Examples of designating someone to a critical role within an organization abound.  Imagine a professional football team without a Special Teams coach – or a professional baseball team without a pitching coach. Any attentive fan of those teams would doubt the leadership’s judgment, or determination to win. Or consider why you see a specialist for Ear, Nose, and Throat ailments – the specific knowledge, experience, and training applicable to such critical parts of your body are not wisely left to a general practitioner. Similarly, Children of varying ages are within an organization’s umbrella of responsibility in a variety of settings, on and off-campus, with a variety of staff of volunteers, in home groups, on trail hikes, or classes. Children are often indirectly involved with an organization’s programming, such as Child care in support of a small group or during a church marriage retreat. The spectrum of situations where a predator could gain access to a Child demands dedicated program management. The designation of a Child Safety Coordinator as the “resident expert” instills confidence that the standards set for Child protection and abuse prevention are in action and not collecting dust “on a shelf”. The CSC is also a ready resource to staff and volunteers. They serve as an on-site champion with the specialized knowledge for Child protection, ready to answer questions that can drastically reduce the likelihood of a predator doing harm to Children.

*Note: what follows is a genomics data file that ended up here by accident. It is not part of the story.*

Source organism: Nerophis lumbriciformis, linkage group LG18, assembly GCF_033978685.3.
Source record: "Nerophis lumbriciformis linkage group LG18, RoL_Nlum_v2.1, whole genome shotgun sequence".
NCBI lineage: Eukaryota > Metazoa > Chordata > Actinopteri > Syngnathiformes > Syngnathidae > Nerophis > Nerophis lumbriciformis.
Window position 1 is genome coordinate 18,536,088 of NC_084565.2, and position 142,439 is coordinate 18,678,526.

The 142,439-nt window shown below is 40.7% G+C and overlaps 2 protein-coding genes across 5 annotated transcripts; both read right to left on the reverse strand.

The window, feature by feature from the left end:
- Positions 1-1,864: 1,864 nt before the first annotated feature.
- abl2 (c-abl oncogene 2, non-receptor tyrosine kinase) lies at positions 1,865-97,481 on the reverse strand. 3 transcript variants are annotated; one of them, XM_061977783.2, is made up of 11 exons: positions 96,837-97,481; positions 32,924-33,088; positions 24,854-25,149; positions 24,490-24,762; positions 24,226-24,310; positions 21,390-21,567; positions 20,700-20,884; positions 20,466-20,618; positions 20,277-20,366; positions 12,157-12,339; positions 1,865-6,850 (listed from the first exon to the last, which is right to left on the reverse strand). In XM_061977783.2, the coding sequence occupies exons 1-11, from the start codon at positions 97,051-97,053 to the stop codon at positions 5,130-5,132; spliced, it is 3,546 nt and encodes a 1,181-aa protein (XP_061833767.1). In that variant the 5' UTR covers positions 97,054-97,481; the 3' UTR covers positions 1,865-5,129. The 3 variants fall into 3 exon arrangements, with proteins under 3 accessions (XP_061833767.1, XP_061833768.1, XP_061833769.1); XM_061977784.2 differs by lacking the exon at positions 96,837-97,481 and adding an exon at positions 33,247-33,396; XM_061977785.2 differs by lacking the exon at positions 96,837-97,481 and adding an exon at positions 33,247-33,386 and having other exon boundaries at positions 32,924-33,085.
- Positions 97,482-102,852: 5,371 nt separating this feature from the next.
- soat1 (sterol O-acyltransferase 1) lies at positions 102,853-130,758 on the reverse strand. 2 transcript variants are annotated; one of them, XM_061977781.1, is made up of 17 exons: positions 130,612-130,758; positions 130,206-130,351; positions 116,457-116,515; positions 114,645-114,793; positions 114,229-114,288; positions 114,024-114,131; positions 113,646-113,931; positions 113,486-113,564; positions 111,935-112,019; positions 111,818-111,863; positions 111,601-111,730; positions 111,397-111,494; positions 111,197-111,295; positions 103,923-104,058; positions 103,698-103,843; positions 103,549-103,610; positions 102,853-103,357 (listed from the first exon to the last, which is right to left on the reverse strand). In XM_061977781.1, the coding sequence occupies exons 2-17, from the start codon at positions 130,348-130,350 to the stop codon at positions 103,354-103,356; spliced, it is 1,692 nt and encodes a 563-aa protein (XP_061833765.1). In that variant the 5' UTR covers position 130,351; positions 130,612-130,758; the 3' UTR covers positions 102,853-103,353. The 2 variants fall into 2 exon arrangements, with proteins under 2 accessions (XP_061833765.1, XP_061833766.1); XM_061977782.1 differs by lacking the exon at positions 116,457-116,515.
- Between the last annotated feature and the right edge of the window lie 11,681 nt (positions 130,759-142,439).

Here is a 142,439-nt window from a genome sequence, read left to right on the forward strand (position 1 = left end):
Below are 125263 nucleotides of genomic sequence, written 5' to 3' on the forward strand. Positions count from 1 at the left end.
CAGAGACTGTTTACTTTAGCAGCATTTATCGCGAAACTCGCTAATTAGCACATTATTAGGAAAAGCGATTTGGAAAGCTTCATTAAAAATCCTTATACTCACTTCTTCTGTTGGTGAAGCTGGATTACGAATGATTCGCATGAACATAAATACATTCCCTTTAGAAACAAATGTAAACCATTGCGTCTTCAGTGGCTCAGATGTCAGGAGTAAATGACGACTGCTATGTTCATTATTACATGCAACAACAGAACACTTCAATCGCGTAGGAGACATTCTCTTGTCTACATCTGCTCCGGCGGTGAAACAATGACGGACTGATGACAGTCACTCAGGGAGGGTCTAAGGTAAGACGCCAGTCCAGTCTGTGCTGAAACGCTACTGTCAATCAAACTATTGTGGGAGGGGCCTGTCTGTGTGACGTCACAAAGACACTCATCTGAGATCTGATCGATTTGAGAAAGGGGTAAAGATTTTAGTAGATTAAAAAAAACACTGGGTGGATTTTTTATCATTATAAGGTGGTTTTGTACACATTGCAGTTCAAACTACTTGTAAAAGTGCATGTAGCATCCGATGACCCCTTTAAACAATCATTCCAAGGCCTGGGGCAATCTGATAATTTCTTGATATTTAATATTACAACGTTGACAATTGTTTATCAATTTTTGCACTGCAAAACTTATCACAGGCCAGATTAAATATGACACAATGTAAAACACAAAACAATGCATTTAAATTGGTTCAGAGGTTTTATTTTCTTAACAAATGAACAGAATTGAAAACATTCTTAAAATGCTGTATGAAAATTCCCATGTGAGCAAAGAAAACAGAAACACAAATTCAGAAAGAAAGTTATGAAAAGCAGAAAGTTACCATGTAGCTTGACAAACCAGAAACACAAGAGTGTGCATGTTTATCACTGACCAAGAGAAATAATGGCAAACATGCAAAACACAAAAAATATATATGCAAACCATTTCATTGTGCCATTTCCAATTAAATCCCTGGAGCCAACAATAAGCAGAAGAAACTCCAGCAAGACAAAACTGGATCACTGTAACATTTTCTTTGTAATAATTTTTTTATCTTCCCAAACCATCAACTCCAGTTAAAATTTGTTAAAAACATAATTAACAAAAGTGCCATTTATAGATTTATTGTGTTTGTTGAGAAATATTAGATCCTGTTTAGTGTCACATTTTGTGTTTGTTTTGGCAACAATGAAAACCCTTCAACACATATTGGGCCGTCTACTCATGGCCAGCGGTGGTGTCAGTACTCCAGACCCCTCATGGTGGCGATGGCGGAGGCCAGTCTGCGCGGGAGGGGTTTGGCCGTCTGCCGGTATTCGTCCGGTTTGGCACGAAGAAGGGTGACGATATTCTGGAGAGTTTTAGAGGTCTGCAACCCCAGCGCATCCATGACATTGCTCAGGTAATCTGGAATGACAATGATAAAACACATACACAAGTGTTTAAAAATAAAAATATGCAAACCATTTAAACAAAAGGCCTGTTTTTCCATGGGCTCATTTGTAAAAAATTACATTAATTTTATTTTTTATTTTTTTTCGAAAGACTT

Defining the Child Safety Coordinator Role 

A Child Safety Coordinator should be appointed by leadership to champion the importance of Child safety and to ensure that the Child Safety Program is tested, operates as intended, and is sustained over time through proper management and support.  The Child Safety Coordinator should meet basic criteria for a Children’s Worker and should lead the Child Safety Team which includes other ministry leaders and potentially a parent. ECAP believes that a significant obstacle for ministries to fully implement and sustain their CPP is proper management – and numerous case studies demonstrate how predators can “slip through the cracks” of even the best-intentioned program when thorough management is lacking. The seamless oversight of a Child Safety Coordinator is a vital part of the CPP.